By David Davis
Today traditional networks are not built to support the scalability required by large-scale server virtualization and the automated provisioning that is required for Infrastructure-as-a-Service models. But new network virtualization methods -- possibly even a network hypervisor -- could change all of that.
Today upward of 50% of all servers run as virtual machines. Each one is connected to a virtual network with virtual switches and network adapters that are all created through the server virtualization hypervisor. This wide-scale virtualization will enable service providers and large enterprises to offer Infrastructure-as-a-Service in which companies or groups of users can self-provision virtual machines and network resources on demand with just a few clicks. Ultimately, they'll be able to create mini virtual data centers using these resources.
On the server side of this equation, the technology is ready to go, but traditional networks are preventing this flexibility. These networks are burdened with cumbersome physical components and traffic management issues that make it impossible to support an environment in which the need for capacity varies and is unpredictable. With traditional networks, engineers are struggling with Layer 2 vs. Layer 3 configurations; a cumbersome access/distribution/core architecture; the need to manage traffic and ports on physical switches, routers, firewalls; and disparate bandwidth issues in the LAN and the WAN. As if that weren't enough, the 802.1q standard only provides up to 4,094 VLANs, which is not nearly enough for cloud providers or large enterprises that want to create multi-tenant networks for Infrastructure-as-a-Service models.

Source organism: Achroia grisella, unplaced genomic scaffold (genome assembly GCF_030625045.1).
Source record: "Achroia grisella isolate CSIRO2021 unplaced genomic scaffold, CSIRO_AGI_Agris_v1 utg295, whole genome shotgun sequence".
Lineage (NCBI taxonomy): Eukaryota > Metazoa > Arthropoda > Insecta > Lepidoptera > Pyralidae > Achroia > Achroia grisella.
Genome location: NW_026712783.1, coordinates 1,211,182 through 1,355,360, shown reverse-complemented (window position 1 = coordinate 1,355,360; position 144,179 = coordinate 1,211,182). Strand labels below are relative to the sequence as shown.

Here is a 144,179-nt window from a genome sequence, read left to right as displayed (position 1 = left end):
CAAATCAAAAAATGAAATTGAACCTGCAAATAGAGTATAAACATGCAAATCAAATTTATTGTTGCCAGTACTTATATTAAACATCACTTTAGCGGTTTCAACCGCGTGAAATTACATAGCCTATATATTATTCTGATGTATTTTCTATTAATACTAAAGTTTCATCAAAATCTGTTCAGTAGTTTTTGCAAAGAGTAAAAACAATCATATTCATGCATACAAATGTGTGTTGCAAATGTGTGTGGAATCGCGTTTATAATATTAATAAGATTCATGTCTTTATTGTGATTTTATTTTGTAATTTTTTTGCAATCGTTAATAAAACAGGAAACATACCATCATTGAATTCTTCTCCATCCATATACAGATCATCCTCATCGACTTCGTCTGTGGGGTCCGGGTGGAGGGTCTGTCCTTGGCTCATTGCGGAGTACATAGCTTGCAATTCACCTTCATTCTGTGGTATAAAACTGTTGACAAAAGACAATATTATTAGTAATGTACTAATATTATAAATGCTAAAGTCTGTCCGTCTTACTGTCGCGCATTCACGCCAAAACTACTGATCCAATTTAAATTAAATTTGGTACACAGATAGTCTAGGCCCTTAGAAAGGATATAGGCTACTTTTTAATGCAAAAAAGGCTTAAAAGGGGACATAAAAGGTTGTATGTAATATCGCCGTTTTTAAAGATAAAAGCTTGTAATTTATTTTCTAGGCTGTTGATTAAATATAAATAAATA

The need for network virtualization
Network traffic doesn't function like a server with the OS and apps stuck on a particular host. In fact, network packets are already virtual. In networking, what still needs to be virtualized are the physical components that make up the network -- switches, routers and firewalls.
But once these components are virtualized, engineers need to be able to programmatically control the provisioning of these resources. To do that, the limitations of the physical network (VLAN scalability, MAC scalability, VM mobility, and conflicting IP addresses) must be eliminated. In addition, network admins will need the same visibility and functionality into virtual network that they have on the physical network.
Some of these networking capabilities exist in the server hypervisor (VMware has a vSwitch and virtual network adapters), but these server hypervisors aren't specialized enough.
Enter the network hypervisor.
State of the network hypervisor
Today many networking vendors are working toward technology that manages the provisioning and control of virtual networks, but only a few actually call this technology "network hypervisor."
Probably the best known is the Nicira solution, which is a distributed software suite that creates scalable, fully featured, isolated virtual networks that are completely decoupled and independent from the underlying physical network. Nicira's solution can work across any physical network and is compatible with any server hypervisor. Nicira's open, programmable approach not only delivers Layer 2 and Layer 3 networking, it also supports Layers 4-7 services within virtual networks.